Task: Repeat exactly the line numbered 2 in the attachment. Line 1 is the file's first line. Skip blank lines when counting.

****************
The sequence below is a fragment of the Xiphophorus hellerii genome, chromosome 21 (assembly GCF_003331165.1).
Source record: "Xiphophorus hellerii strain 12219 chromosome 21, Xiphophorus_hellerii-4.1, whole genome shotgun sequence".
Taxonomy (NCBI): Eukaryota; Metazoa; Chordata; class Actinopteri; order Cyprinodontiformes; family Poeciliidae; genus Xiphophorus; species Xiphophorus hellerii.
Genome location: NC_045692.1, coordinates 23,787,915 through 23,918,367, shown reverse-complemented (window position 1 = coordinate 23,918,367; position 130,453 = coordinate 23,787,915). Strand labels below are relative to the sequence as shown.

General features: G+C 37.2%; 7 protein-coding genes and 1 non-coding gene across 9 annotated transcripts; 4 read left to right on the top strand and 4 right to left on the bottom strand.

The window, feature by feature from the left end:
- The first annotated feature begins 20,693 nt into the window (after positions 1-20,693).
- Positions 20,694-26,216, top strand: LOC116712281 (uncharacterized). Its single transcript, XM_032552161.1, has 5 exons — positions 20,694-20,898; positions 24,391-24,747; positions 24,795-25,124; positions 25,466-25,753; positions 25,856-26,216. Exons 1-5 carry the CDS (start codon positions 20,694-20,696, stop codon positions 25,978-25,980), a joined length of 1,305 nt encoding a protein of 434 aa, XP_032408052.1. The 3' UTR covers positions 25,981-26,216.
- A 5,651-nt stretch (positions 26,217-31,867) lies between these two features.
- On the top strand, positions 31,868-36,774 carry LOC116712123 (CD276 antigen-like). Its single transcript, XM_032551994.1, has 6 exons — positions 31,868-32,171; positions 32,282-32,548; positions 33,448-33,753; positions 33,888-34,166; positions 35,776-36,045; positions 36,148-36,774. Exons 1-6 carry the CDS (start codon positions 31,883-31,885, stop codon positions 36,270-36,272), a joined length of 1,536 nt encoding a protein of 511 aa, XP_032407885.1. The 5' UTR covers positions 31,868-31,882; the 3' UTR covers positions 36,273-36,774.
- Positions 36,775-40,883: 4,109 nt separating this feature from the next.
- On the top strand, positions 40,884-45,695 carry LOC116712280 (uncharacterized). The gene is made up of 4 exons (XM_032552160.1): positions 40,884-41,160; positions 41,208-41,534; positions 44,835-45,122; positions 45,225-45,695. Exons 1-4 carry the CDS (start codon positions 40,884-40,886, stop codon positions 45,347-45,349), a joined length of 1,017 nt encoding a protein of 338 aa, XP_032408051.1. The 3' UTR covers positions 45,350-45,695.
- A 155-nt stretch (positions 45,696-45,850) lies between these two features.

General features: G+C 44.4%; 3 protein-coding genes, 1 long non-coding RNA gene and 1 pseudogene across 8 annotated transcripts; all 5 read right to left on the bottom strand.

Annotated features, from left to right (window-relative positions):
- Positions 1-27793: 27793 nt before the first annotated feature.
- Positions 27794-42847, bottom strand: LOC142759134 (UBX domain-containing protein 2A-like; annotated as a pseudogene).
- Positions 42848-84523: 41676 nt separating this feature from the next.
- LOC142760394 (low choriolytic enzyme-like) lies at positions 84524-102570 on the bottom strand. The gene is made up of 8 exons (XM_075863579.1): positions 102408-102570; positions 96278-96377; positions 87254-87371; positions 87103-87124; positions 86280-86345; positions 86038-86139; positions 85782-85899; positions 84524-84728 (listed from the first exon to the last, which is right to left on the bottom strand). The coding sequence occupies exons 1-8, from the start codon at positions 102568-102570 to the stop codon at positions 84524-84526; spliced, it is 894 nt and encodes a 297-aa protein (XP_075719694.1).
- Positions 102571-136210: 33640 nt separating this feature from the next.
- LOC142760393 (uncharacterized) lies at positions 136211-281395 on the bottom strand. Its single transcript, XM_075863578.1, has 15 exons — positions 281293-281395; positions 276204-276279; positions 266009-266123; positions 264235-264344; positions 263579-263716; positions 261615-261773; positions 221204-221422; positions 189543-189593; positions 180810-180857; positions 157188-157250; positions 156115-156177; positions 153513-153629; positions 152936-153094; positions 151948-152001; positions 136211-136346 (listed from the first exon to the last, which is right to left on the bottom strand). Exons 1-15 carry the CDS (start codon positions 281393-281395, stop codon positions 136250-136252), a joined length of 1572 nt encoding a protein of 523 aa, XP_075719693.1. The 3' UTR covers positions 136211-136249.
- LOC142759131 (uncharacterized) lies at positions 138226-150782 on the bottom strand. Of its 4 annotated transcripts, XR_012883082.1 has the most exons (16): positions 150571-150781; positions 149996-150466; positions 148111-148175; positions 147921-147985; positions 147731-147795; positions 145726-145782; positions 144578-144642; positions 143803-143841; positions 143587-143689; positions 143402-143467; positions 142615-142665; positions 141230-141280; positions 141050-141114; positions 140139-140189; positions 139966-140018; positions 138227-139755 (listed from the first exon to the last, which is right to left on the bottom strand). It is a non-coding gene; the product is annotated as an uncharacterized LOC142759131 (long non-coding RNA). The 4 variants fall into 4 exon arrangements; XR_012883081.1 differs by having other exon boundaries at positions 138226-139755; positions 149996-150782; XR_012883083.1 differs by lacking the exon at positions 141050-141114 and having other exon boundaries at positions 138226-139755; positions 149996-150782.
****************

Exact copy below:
Source record: "Xiphophorus hellerii strain 12219 chromosome 21, Xiphophorus_hellerii-4.1, whole genome shotgun sequence".